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In Vietnam, fortune tellers read tea leaves live on Facebook

In Vietnam, fortune tellers read tea leaves live on Facebook

Thursday, August 08, 2019, 19:05 GMT+7
In Vietnam, fortune tellers read tea leaves live on Facebook
This Tuoi Tre cartoon illustrates the popularity of fortune telling on Facebook in Vietnam. 'Bói' means fortune telling and 'bán' is the Vietnamese equivalent of selling.

In Vietnam, where ages-old traditions constantly conflict with modern trends, superstition is in many ways finding its own resurgence on social media platforms where local fortune tellers are making a killing by live-streaming themselves predicting life and future for the masses.

The prominence of superstition is hard to miss in most Asian countries, and Vietnam is no exception. 

Throughout the country many people revolve their lives around behaviors that they believe will bring them fortune, a habit commonly manifested in seeking out spiritual mediums to gain insights into what the future holds in terms of family, love, and career.

Refusing to get left behind by technology, many of the country’s so-called fortune tellers are turning to Facebook live-streams to offer their customers advice on how to avoid bad omens and make the most out of good ones.

Those who want a reading simply drop a request in the comment section and the teller will tell their fortune. 

A simple reading is usually free, but customers who want details on what the future has in store often find themselves shelling out hundreds of thousands of dong.

A fortune teller who goes by Dinh Ngoc Tr. on Facebook has garnered over 93,000 followers, many of whom are willing to pay VND500,000 (US$21.5) for a 40-minute reading.

One Tuoi Tre (Youth) newspaper reporter reached out to self-proclaimed fortune teller Ngo Viet D. on Facebook for a reading. 

The reporter was then told that she was haunted and would have to transfer VND2.6 million ($112) in order to “cut the link with this soul” so that she could find good fortune in her love life.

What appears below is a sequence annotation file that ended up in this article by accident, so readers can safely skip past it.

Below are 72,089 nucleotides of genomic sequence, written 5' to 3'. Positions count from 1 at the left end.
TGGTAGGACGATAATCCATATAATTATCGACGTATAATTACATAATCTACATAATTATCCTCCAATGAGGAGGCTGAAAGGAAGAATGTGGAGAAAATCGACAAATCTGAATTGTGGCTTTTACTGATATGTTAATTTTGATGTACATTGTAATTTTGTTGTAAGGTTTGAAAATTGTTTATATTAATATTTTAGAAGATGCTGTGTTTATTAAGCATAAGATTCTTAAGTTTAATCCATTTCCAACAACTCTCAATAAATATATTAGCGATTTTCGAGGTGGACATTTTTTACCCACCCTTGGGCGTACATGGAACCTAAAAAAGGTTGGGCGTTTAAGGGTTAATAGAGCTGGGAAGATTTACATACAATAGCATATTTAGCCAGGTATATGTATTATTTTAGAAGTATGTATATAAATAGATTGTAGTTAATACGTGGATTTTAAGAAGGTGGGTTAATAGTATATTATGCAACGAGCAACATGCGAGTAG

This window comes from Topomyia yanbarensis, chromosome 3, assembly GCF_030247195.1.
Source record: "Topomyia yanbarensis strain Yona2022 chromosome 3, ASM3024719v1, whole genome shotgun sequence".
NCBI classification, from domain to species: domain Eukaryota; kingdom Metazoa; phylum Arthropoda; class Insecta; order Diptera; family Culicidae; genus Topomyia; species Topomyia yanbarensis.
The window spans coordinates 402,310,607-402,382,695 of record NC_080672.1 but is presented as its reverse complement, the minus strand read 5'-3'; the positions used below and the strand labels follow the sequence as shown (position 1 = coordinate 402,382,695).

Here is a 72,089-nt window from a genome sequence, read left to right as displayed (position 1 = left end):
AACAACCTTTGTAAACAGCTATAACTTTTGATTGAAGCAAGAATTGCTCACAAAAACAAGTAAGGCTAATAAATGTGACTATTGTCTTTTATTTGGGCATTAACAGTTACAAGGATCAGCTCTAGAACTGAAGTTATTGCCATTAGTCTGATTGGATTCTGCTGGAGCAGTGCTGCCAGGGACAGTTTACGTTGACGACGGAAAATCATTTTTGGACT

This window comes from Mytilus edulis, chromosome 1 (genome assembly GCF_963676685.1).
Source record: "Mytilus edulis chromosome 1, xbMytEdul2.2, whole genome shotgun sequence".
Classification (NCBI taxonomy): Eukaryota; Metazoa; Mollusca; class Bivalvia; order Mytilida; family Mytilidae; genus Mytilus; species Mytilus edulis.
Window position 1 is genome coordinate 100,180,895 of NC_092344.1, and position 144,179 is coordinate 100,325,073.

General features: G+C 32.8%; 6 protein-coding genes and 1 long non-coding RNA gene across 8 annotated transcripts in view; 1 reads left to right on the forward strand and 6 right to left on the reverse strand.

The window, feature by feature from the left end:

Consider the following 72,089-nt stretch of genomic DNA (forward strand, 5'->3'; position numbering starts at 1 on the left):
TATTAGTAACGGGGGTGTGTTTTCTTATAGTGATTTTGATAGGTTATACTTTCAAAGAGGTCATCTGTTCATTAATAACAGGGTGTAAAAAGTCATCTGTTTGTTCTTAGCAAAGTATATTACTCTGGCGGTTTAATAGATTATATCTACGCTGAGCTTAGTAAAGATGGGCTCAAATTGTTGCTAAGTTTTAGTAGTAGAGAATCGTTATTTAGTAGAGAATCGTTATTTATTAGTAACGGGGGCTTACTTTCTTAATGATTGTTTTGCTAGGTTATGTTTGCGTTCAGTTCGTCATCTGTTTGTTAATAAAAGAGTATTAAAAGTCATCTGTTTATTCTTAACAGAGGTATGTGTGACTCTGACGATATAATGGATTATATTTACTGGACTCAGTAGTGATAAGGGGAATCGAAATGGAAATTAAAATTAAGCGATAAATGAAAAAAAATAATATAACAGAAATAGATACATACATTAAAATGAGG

A man watches a fortune telling service on Facebook livestream. Photo: Tuoi Tre News

A man watches a fortune telling service in a Facebook live-stream. Photo: Son Luong / Tuoi Tre News

‘Curiosity killed the cat’

Critics of fortune telling say that it has no basis in art or science, but it is simply an easy way for con artists to take advantage of gullible believers.

L.T.T.T., a 21-year-old Facebook user, told Tuoi Tre that she recently used the fortune telling service on Facebook out of curiosity. 

The fortune teller T. contacted claimed he could foresee the future by reading serial numbers on random banknotes provided by the customer.

T. then used two different Facebook accounts to send the seer a picture of the same banknote, but received two contrary readings for her career.

“That fortune teller told me that I would not have to worry about my career, and while speaking to my other account, he asserted that my career would not be stable,” T. recounted.

After attracting a certain number of followers, online fortune tellers attempt to persuade their following to buy special items, including bracelets, necklets, paper amulets, and lipsticks marketed as protection against evil, danger, or disease.

These items cost anywhere from VND4 million ($172) to more than VND10 million apiece. ($1 = VND23,256)

Notably, a Facebook fortune teller named Ngo Thuy H. even sells a ‘magical oil’ produced from a mixture of fat and blood that she claims attracts business opportunities and sales.

The ‘magic oil’ can also help whoever uses it accumulate greater fortune and wealth or bring them mesmerizing love, H. claimed.

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Tuoi Tre News


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